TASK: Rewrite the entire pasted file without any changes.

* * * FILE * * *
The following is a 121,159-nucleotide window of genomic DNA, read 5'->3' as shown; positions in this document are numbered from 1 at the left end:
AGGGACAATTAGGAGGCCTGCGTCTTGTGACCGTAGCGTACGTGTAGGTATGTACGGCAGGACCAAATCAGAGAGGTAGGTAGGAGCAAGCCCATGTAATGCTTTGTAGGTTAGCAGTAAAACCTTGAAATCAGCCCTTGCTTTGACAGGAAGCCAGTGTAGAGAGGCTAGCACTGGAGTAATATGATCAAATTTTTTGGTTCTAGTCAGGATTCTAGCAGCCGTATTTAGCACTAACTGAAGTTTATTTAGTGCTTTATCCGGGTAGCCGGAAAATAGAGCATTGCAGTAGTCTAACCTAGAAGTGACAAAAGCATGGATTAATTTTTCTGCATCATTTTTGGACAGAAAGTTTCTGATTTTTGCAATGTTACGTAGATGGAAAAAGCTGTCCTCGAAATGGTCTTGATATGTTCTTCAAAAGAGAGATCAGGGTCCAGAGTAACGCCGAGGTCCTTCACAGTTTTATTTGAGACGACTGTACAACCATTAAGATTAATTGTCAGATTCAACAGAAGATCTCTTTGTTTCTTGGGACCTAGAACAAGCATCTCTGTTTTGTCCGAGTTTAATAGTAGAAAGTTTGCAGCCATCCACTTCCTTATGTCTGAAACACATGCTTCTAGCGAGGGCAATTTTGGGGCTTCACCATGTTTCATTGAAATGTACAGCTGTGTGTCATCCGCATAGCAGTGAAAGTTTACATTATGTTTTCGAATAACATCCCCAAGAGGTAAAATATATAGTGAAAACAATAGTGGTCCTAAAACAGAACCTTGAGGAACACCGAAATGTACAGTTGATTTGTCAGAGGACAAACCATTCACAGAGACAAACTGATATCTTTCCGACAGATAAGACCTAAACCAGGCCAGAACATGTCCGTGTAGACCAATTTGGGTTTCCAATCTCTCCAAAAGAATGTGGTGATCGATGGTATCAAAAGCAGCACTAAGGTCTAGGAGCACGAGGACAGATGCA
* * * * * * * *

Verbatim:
The following is a 121,159-nucleotide window of genomic DNA, read 5'->3' as shown; positions in this document are numbered from 1 at the left end:
AGGGACAATTAGGAGGCCTGCGTCTTGTGACCGTAGCGTACGTGTAGGTATGTACGGCAGGACCAAATCAGAGAGGTAGGTAGGAGCAAGCCCATGTAATGCTTTGTAGGTTAGCAGTAAAACCTTGAAATCAGCCCTTGCTTTGACAGGAAGCCAGTGTAGAGAGGCTAGCACTGGAGTAATATGATCAAATTTTTTGGTTCTAGTCAGGATTCTAGCAGCCGTATTTAGCACTAACTGAAGTTTATTTAGTGCTTTATCCGGGTAGCCGGAAAATAGAGCATTGCAGTAGTCTAACCTAGAAGTGACAAAAGCATGGATTAATTTTTCTGCATCATTTTTGGACAGAAAGTTTCTGATTTTTGCAATGTTACGTAGATGGAAAAAGCTGTCCTCGAAATGGTCTTGATATGTTCTTCAAAAGAGAGATCAGGGTCCAGAGTAACGCCGAGGTCCTTCACAGTTTTATTTGAGACGACTGTACAACCATTAAGATTAATTGTCAGATTCAACAGAAGATCTCTTTGTTTCTTGGGACCTAGAACAAGCATCTCTGTTTTGTCCGAGTTTAATAGTAGAAAGTTTGCAGCCATCCACTTCCTTATGTCTGAAACACATGCTTCTAGCGAGGGCAATTTTGGGGCTTCACCATGTTTCATTGAAATGTACAGCTGTGTGTCATCCGCATAGCAGTGAAAGTTTACATTATGTTTTCGAATAACATCCCCAAGAGGTAAAATATATAGTGAAAACAATAGTGGTCCTAAAACAGAACCTTGAGGAACACCGAAATGTACAGTTGATTTGTCAGAGGACAAACCATTCACAGAGACAAACTGATATCTTTCCGACAGATAAGACCTAAACCAGGCCAGAACATGTCCGTGTAGACCAATTTGGGTTTCCAATCTCTCCAAAAGAATGTGGTGATCGATGGTATCAAAAGCAGCACTAAGGTCTAGGAGCACGAGGACAGATGCA